We also had mud wasp nests inside our front porch because the screen door was broken.  When we got the door replaced, the installation guy proudly told me he had cleaned out the wasp nests. I thanked him because I didn't know what else to say.


I was stung by a wasp on Thursday. My only previous stings came while working in the garden--insect territory, but this happened as I opened the door to a therapist's office. She got me just below the elbow, just below my rolled-up sleeves. (All hornets that sting, virtually all hornets you see flying around, are female.)

 I was actually indoors when I brushed her off my arm. So my first concern was not to have an angry hornet loose in the office. I got a paper cup from the water cooler and an old shopping list from my purse. I trapped her against the glass door, then turned her loose outside.

The bite burned for the first few hours and that was almost a good thing. I felt better--much the way breaking a toe can ease a headache. My general misery had a focus.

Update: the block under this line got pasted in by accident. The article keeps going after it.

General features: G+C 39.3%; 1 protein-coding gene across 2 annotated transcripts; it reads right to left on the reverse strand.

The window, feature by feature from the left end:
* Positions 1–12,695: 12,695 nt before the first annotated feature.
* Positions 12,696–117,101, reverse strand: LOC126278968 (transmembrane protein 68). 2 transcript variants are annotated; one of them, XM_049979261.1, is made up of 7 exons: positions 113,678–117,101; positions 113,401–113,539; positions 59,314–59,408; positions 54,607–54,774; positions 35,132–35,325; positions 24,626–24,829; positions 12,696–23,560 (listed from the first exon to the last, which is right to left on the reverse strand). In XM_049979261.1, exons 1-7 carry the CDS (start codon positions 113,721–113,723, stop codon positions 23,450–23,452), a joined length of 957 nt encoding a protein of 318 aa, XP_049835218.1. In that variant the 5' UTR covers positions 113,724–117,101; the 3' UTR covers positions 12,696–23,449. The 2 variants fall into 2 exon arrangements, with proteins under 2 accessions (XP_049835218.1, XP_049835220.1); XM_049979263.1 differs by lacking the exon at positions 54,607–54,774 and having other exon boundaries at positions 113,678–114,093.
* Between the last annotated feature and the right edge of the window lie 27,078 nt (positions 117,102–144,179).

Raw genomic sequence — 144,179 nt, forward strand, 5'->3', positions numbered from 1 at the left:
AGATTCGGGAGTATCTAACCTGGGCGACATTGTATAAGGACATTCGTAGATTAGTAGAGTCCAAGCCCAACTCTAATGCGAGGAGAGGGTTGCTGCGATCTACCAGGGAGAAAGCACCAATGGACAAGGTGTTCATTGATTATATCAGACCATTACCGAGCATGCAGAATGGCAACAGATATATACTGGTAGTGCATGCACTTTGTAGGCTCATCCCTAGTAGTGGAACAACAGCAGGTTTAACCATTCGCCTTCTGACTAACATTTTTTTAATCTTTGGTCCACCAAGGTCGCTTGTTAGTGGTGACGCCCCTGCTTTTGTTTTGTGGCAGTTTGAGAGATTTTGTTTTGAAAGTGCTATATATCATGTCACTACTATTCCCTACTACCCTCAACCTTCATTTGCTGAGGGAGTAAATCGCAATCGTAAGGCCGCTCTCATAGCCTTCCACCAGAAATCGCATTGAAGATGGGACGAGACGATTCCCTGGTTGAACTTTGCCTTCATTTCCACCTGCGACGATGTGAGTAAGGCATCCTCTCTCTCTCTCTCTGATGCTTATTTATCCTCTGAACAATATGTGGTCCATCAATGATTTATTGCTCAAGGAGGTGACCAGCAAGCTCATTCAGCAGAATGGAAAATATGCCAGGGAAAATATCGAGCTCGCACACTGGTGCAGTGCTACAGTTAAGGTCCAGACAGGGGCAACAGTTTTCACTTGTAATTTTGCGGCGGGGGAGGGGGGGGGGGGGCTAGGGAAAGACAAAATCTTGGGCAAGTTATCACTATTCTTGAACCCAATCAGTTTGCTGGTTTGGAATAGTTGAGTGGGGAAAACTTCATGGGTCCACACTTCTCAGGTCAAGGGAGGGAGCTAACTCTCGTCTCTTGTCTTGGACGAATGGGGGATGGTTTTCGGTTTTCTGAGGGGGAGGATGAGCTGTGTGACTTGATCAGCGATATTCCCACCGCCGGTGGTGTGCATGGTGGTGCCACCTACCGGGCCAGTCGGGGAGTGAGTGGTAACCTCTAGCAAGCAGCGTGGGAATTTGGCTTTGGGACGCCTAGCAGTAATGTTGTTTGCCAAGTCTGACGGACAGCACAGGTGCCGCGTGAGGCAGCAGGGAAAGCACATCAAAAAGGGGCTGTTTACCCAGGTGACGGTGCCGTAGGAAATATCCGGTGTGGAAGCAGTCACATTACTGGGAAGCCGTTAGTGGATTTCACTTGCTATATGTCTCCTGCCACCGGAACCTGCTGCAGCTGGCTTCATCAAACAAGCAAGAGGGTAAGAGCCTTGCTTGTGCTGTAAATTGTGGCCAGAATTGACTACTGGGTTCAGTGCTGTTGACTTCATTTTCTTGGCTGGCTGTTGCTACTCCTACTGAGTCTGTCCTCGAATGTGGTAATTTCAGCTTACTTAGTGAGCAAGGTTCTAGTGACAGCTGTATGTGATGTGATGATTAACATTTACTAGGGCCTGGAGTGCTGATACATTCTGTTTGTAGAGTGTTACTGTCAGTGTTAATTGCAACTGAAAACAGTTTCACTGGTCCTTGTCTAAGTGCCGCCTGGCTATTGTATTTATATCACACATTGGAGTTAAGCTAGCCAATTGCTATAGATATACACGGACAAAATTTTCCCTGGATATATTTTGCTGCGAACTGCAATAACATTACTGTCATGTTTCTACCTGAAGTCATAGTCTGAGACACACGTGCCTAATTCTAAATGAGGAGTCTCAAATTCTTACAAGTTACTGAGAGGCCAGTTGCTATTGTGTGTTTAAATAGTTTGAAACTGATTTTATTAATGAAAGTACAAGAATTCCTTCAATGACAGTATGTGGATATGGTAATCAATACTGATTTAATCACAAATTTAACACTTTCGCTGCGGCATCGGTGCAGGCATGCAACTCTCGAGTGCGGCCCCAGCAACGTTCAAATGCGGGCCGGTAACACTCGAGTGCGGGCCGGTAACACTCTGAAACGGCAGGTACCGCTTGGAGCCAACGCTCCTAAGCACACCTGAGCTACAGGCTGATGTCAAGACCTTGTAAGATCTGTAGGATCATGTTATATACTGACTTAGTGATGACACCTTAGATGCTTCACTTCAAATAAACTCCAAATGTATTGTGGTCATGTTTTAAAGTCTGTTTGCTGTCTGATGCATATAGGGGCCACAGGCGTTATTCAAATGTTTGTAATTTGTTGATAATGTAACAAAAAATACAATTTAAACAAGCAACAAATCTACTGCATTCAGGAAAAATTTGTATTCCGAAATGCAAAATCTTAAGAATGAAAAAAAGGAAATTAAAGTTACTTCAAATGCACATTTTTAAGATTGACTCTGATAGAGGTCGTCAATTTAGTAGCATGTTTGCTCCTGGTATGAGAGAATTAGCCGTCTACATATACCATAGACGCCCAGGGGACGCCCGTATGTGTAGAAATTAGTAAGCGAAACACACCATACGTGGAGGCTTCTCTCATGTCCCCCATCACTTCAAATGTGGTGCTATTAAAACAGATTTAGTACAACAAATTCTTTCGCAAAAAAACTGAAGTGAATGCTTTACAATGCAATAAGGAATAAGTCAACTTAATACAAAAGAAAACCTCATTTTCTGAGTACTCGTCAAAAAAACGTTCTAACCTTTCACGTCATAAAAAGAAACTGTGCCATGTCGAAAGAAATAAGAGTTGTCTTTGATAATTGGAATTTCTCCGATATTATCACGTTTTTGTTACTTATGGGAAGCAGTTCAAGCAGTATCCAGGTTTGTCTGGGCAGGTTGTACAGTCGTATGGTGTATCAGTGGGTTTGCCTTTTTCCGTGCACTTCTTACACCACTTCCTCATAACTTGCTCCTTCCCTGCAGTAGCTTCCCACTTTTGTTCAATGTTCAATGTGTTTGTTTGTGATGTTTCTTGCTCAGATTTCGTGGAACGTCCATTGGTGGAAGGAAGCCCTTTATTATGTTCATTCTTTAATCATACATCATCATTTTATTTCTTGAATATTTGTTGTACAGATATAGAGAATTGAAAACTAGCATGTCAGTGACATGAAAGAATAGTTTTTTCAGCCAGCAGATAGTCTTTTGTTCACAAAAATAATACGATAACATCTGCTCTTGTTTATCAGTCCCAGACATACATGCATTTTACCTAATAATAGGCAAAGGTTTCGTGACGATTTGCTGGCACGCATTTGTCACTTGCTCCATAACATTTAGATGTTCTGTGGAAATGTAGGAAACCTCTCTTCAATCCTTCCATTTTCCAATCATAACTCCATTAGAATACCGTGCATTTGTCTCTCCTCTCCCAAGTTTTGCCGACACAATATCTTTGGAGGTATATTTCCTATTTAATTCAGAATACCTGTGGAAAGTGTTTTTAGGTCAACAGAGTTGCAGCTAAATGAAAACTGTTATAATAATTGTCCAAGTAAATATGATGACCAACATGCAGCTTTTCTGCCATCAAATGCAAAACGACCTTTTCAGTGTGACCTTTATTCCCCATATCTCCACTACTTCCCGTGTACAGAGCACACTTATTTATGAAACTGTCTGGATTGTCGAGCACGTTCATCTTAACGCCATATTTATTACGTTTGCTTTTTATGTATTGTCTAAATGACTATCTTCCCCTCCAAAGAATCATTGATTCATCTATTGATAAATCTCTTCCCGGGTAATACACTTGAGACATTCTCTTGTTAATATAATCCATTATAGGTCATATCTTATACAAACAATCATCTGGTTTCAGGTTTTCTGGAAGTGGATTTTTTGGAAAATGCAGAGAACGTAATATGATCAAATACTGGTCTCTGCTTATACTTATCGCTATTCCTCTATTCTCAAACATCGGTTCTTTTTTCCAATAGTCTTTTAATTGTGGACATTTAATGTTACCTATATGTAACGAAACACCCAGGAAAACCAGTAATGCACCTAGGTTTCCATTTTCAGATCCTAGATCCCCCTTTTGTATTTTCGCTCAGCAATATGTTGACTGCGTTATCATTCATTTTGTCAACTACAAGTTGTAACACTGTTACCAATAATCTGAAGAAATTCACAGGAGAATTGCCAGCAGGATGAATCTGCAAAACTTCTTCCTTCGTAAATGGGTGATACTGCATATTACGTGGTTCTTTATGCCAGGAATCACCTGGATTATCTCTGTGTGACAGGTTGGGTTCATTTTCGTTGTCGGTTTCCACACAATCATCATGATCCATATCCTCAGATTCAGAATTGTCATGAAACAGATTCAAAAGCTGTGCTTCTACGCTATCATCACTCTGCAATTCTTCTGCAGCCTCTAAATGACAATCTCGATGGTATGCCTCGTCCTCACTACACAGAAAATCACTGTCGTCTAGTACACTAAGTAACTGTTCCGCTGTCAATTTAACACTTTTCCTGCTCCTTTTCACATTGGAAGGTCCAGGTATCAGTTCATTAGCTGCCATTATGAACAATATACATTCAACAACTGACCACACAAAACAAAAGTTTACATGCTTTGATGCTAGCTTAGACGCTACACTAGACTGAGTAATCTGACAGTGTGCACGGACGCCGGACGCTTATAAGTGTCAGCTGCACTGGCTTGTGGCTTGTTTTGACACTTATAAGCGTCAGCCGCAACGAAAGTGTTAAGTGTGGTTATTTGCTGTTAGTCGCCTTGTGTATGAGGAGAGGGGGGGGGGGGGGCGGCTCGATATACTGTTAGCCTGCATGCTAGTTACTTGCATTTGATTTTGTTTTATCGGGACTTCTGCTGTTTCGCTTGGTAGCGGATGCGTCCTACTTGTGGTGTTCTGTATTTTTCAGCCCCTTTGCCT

Unfortunately, by bedtime it turned into an itch, which inspires sympathetic itching everywhere. Also, I couldn't leave it alone and did some scratching, so the swelling is now huge.


Wasps are fascinating creatures. You can find a lot of basic facts about them online, though sadly, most of the sites are sponsored by exterminators. Most of my pictures come from a good National Geographic article. 

There are more than 3,000 kinds of wasp. They come from the same biological order as ants and bees. Many live like bees in colonies. Most hornets who sting do so to defend a colony. The majority live alone and don't sting. Almost all hornets eat other insects. Many also help with pollination.

I hold no grudge against the little wasp that stung me.


THE PODCAST is about the nature of the human soul. It's pretty intense. Emily Dickinson uses a blacksmith metaphor and asks, "Dare you see a Soul at the White Heat?" I think if she asked me that in person, I would say, "No, thank you." and slowly back out of the room.